Investment Background Briefing – 29th Jan 2016
What did happen?
- Financial markets and the media are consistently preoccupied with short-term assessments of events such as the recent weakness in the Chinese stockmarket.
- There’s a lot that investors could worry about. An incomplete list could include a British exit from the EU, political turmoil in Europe stemming from the refugee crisis, an Iran vs Saudi Arabia war, the election of Donald Trump as President of the USA, the Fed making a mistake and raising interest rates too quickly or the oil price falling to $20 per barrel.
- These feed into the collective angst, which is gripping markets. While they should not be totally ignored, in our view, their influence on equity markets is offset by the continued very low level of interest rates and the size of the ongoing stimulus from monetary policy.
- The US Federal Reserve has just decided to keep its Federal Funds Rate target unchanged while it assesses the impact of global developments on the US economy. It is clearly concerned that its plan to lift rates may be risky.
- Stockmarket declines around the world have been significant in recent weeks but not catastrophic. Their significance lies in the opportunity that they may offer for accumulation of stocks at attractive prices.
- As we have concluded from our long-term Global Equity Fair Price Analysis, equities in the USA and Australia are attractive from a medium to longer-term point of view over the next three to five years.
- We expect equity markets to continue to offer attractive returns relative to cash and fixed interest over the next five to ten years.
- We see no reason to change asset allocation strategy yet, maintaining a neutral or benchmark weight to Australian and international equities and even in property.
- We are, however, still cautiously awaiting a short-term pullback in equity markets, which will provide an opportunity to go overweight in equities, based on the prospect of longer term equity price growth.
Our valuation work indicates:
- The US equity market is now fairly priced on a scenario weighted basis;
- The European, British and Japanese equity markets are still expensive;
- A worldwide equity portfolio based on the weightings in the MSCI international world index, would still be expensive;
- The Australian equity market is slightly cheap on a scenario weighted basis;
- Within the Australian equity market, AREITs (listed property trusts) and Industrials look cheap, while the Materials sector (BHP, RIO) is expensive. Financials including the banks look slightly expensive if we are headed into a recession scenario but otherwise look fairly priced to slightly cheap.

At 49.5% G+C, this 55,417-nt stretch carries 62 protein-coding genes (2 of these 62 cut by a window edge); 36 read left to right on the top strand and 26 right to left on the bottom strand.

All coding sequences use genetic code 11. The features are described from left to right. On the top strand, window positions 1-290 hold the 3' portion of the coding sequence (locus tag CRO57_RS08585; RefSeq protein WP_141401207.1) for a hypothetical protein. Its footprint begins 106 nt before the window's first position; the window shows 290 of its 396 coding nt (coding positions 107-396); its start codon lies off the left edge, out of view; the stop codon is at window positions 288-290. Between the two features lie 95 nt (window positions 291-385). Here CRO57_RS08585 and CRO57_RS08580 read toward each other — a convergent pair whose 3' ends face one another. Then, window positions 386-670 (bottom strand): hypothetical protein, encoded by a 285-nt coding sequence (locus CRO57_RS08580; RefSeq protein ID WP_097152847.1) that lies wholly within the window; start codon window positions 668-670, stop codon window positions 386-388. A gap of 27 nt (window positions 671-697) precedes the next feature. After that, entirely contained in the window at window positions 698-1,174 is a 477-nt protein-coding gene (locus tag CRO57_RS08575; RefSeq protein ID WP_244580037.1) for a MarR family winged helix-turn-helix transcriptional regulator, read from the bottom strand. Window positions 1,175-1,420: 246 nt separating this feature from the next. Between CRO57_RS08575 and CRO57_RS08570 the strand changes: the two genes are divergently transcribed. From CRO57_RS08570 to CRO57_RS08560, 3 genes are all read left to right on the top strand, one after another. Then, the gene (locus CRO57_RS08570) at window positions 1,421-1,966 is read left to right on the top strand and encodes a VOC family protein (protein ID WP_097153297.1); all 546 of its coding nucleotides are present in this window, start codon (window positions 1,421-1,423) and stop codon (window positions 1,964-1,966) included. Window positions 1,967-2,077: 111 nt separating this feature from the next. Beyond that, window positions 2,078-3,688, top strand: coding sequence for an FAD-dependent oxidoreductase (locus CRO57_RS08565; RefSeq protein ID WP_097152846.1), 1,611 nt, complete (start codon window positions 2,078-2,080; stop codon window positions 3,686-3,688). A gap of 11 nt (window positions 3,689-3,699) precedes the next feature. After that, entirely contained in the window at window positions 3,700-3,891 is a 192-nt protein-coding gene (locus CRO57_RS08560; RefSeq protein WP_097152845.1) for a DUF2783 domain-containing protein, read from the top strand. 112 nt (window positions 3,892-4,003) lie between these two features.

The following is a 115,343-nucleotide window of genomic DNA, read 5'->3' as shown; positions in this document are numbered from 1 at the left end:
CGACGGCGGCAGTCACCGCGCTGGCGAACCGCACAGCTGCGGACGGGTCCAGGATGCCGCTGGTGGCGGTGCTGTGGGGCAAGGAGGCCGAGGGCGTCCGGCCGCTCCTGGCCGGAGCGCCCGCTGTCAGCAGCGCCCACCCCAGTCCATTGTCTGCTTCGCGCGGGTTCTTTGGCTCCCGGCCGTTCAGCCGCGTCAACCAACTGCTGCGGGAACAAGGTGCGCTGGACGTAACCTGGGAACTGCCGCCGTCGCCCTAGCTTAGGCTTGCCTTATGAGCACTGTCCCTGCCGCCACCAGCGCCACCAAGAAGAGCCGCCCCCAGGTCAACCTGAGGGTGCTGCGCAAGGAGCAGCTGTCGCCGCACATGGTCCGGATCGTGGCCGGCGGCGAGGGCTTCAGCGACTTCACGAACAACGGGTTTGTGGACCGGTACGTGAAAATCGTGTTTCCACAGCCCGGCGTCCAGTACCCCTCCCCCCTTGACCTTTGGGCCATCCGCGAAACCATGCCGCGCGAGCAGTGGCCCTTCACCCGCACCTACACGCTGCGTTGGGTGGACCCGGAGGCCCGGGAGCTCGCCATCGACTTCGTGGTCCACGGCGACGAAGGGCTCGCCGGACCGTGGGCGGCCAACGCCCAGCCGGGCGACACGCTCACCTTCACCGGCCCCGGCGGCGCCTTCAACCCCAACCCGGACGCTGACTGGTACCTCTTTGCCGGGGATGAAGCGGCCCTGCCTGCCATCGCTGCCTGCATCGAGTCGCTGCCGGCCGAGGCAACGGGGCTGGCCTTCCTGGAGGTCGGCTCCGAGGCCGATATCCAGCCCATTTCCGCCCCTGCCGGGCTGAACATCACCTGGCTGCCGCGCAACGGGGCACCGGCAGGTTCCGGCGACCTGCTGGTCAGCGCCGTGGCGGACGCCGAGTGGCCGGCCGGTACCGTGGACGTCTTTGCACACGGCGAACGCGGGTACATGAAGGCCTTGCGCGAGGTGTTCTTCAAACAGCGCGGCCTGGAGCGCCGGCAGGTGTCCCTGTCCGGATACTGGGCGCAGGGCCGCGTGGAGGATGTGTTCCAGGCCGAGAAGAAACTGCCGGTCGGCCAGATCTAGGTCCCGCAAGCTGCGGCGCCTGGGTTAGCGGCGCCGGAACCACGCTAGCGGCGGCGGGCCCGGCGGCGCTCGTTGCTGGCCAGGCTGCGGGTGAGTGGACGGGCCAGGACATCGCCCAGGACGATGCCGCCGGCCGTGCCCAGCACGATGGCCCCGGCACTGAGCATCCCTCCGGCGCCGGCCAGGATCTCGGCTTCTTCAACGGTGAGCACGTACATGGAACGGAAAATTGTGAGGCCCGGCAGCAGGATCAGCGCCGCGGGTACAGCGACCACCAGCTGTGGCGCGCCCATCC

- Given that momentum is essentially neutral, more reliance should be placed on the valuation and qualitative factors.
- The Australian equity market is still in the fair value range and is significantly more attractive than most international markets.
- The US equity market is still reasonably attractive compared with other international markets on a long-term valuation basis.
- There is still the prospect of instability in monetary policy and financial market reactions so caution is still warranted.
- The low level of bond yields and short term interest rates and the pursuit of yield are the key factors making Australian and the US equities markets appear to be reasonably fairly priced against other asset classes.
- Given the volatility of markets we could not rule out a further significant pull back in prices in Australia or in the US of the order of 5% or more. This would offer an attractive accumulation opportunity for investors operating on a longer-term 5 to 10 year timeframe as we see continued low bond yields being fairly supportive of equity prices in the medium to longer term.
Planning Perspective Gold Coast Pty Ltd is a Corporate Authorised Representative of Madison Financial Group Pty Ltd | AFSL No. 246679 |
ABN 36 002 459 001 http://www.madisonfg.com.au
This document and its contents are general in nature and do not constitute or convey personal advice. It has been prepared without consideration of anyone’s financial situation, needs or financial objectives. Formal advice should be sought before acting on the areas discussed. This document is a private communication and is not intended for public circulation other than to authorised representatives of the Madison Financial Group and their clients. The authors and distributors of this document accept no liability for any loss or damage suffered by any person as a result of that person, or any other person, placing any reliance on the contents of this document.